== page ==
Civic Engagement Minor

Learn while you help others

92% of business leaders believe volunteering expands an employee's professional skill set.

Cornell student listens during a class discussion.

Be a change maker

What interests you? What is your passion? Are you ready to help implement change in corporate America, in the local economy, in rural and remote regions, in busy urban spaces, or on a much wider global scale? Being civically engaged requires a deeper understanding of the world around you and a passion for improving it. Volunteering your time and your skills can make an impact in peoples' lives and in your own. 

The civic engagement minor helps you align your interests with your passion in order to bring about change. Expect to deepen your knowledge in:

  • Ethical principles
  • Political systems
  • Social issues
  • Direct service
  • Advocacy
  • Public scholarship and policy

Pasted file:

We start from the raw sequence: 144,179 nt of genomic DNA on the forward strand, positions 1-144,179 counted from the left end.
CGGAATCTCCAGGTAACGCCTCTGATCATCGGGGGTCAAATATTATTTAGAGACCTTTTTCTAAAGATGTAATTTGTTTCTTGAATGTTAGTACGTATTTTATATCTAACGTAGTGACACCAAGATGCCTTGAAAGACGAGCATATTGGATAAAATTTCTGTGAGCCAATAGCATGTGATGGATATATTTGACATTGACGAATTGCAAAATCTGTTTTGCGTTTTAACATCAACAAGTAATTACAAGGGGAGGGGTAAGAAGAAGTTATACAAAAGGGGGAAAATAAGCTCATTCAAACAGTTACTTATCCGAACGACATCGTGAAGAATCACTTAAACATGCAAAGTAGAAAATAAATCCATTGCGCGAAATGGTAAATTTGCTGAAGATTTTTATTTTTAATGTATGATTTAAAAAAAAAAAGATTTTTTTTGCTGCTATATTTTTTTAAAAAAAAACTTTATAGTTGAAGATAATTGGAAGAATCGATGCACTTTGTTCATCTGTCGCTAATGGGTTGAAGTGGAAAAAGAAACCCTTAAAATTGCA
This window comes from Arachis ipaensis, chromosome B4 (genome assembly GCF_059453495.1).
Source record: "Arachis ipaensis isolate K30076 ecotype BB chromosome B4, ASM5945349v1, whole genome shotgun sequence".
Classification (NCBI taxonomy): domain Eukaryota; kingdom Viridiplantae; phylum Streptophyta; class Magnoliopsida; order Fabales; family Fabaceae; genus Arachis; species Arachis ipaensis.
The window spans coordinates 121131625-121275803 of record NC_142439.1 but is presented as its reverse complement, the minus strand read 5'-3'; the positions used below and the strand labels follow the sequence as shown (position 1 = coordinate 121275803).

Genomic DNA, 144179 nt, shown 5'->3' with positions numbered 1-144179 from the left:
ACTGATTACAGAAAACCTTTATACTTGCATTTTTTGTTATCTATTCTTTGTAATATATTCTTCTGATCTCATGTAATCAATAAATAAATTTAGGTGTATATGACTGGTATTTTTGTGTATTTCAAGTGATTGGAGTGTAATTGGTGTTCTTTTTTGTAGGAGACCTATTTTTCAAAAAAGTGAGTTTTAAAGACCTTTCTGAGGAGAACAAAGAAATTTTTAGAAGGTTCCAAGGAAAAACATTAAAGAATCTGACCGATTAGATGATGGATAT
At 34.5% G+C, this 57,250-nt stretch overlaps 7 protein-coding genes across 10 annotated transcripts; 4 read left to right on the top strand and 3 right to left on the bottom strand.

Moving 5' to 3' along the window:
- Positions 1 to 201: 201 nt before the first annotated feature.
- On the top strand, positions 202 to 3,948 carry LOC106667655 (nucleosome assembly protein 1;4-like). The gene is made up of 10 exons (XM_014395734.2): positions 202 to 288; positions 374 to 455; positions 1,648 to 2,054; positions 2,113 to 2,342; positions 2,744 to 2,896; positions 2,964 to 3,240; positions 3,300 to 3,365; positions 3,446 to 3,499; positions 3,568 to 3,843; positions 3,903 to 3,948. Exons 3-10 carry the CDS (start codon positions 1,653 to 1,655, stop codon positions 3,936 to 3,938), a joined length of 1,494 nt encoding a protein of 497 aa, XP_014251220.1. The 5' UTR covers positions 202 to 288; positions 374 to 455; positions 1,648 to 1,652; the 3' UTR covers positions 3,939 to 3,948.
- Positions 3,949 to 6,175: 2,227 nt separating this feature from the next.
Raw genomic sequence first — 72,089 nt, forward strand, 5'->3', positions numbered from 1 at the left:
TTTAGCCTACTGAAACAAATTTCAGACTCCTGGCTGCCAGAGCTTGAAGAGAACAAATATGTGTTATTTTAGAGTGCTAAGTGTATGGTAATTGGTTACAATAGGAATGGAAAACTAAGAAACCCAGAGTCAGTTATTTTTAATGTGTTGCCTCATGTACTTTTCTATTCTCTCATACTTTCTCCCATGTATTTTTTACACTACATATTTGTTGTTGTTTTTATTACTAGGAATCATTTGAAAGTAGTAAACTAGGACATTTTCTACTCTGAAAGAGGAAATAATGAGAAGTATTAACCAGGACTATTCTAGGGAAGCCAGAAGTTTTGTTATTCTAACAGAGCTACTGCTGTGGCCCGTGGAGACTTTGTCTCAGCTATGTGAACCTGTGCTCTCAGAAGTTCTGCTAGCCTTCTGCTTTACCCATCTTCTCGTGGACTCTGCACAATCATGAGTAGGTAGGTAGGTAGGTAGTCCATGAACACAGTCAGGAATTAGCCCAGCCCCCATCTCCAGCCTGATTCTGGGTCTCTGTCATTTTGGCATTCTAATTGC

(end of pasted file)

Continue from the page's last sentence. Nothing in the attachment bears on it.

• Activism
Students work together on a project.

Take action

Through coursework and community involvement, you will achieve an increased awareness of and comfort with the society's challenging problems. Through a course in applied civic engagement, you’ll gain direct experience working with a community organization, progressing from learning about social problems to actively working towards a resolution.

Cornell’s distinctive block plan provides you with the opportunity to experience aspects of civic engagement and service learning that are outside the reach of some undergraduates at colleges on a traditional semester plan. Experiential learning means you meet people working in the real-world on issues you care about. You’ll get the chance to directly observe them in action. In other words, you aren’t anchored to just reading about policy and its impact, you will see it first-hand.

Student poses for a photo during her off-campus study course.

Get your dream job

Three in four employers say they want strong critical thinkers. Service learning opportunities at Cornell are constructed to hone your critical thinking skills. And 91% of the Class of 2015 reported that their service learning experiences contributed to their personal development in critical thinking. 

Perhaps this is why 82% of business leaders are more likely to choose a candidate with volunteer experience, because they know they are gaining highly valued employees who can think through challenges and know how to implement actions that work towards a solution.